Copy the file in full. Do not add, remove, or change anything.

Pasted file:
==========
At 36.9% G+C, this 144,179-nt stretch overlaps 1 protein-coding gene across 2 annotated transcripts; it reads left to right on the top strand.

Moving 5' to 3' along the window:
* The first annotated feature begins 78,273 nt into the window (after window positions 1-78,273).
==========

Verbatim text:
At 36.9% G+C, this 144,179-nt stretch overlaps 1 protein-coding gene across 2 annotated transcripts; it reads left to right on the top strand.

Moving 5' to 3' along the window:
* The first annotated feature begins 78,273 nt into the window (after window positions 1-78,273).